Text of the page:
• Look out for spelling and grammar errors in communications you receive.  
  • Forward suspicious emails to the South African Police Services at

Both these scams involve the use of altered or fraudulent internet payment confirmations or fake SMS payment notifications to trick you into believing that a payment was made into your account.

With a deposit scam, fraudsters ask you to release goods or to provide a service based on the fraudulent proof of payment that you’ve received.

With a refund scam, fraudsters ask you to return an ‘incorrect payment’ or ‘overpayment’ based on the fraudulent proof of payment that you’ve received.



  • Never rely on a proof of payment alone. Always double-check that the money shows in your account before you release goods or provide services.
  • Look out for little errors on your proof of payment or possible changes, alterations, alignment and spelling or grammar errors. These are often signs of fraud.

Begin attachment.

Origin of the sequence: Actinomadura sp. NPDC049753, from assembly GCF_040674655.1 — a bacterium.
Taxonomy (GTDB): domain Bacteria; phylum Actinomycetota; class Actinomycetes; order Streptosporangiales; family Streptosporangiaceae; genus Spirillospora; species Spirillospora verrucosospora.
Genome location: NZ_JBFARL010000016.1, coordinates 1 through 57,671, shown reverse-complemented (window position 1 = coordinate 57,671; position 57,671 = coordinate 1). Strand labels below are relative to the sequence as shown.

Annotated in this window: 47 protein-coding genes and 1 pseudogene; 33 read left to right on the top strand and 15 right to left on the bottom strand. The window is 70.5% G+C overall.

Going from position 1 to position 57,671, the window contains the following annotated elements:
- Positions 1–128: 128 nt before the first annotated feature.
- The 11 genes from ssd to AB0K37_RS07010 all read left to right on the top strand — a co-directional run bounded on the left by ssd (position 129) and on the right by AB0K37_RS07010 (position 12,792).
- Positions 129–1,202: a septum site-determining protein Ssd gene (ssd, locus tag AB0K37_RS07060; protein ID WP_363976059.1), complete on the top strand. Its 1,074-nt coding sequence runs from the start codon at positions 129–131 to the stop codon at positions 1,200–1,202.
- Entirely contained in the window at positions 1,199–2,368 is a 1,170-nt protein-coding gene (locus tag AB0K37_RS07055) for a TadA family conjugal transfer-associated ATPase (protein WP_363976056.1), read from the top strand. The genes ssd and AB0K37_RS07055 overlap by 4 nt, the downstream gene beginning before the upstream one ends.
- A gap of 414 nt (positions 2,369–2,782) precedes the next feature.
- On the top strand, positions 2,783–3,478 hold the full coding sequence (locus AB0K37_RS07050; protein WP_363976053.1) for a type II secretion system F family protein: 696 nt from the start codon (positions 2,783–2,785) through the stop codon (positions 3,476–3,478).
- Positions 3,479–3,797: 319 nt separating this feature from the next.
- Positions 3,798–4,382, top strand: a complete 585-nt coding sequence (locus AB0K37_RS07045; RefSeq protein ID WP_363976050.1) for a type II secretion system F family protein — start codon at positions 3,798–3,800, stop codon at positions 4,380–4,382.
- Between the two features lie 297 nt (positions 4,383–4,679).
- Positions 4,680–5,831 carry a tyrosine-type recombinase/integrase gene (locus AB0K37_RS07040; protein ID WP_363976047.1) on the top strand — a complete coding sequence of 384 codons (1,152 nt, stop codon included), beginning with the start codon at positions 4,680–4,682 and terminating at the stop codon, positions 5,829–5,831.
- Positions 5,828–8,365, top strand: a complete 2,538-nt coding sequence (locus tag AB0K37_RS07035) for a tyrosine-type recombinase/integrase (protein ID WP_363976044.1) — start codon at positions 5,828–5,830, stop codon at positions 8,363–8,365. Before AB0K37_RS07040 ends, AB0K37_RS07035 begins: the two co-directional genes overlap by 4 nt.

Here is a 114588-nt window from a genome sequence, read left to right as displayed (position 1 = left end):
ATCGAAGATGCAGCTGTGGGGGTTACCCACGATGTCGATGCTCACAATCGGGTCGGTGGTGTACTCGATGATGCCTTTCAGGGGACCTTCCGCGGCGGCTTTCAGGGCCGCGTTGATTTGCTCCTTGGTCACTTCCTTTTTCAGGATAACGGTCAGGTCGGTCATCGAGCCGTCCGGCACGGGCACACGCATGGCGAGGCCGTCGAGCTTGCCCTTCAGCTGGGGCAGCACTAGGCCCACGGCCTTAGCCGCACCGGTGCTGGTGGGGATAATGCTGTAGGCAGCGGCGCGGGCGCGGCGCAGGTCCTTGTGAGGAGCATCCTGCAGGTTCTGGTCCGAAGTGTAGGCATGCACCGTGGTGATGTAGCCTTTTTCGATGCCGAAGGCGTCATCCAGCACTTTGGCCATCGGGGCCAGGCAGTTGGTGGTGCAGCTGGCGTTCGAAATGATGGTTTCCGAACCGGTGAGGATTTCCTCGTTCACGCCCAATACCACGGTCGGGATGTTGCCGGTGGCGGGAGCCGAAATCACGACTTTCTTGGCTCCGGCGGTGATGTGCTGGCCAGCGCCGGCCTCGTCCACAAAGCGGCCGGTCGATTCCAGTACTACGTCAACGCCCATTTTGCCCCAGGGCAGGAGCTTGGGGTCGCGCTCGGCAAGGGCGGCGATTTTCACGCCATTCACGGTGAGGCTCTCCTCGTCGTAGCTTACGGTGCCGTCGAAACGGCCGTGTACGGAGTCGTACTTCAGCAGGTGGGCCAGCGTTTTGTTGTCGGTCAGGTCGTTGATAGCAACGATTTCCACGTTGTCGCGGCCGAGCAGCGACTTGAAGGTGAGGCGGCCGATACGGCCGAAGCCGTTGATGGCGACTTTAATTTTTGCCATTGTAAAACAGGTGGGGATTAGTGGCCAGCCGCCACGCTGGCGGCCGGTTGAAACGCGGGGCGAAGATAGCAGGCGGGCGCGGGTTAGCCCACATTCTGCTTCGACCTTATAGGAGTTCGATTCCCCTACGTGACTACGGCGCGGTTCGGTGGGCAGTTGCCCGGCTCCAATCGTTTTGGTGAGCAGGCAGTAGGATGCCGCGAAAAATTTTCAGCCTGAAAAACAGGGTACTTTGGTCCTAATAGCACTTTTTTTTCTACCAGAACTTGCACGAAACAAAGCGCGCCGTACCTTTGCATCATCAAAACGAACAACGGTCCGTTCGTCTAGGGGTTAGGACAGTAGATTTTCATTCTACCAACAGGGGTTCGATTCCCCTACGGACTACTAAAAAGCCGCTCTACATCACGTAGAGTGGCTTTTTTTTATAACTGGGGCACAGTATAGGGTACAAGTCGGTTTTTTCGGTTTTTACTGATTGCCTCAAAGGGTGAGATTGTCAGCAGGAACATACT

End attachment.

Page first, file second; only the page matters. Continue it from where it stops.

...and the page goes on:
• You can use Nedbank’s Verify Payments service to confirm that an incoming payment notification from a Nedbank account is legitimate, and that the money is indeed on its way to you.
  • Use bank-approved beneficiaries if possible.

Many people date online, and there are success stories. But there are also horrible cases of unsuspecting victims losing their life savings. Online scammers share lots of personal information with you in the hope of gaining your trust when their profile details and pictures are actually fake and used repeatedly in scamming other victims.


How it works

  • They say they want to buy you an expensive gift but that you will need to pay import duties or taxes to receive it.
  • They claim to have a business or family crisis and ask you to help them out by sending them some money, promising to pay you back.
  • They ask you to help pay for the travel costs to visit you. They even send you copies of fake travel documents to prove they’ve booked the trip, but then never arrive.
  • They propose to you online but then ask you to help set up your new home together by sending them money.

If you don't give them money, their messages will often become more desperate and persistent. If you give in and pay them the money, they may either disappear or ask you send them more money.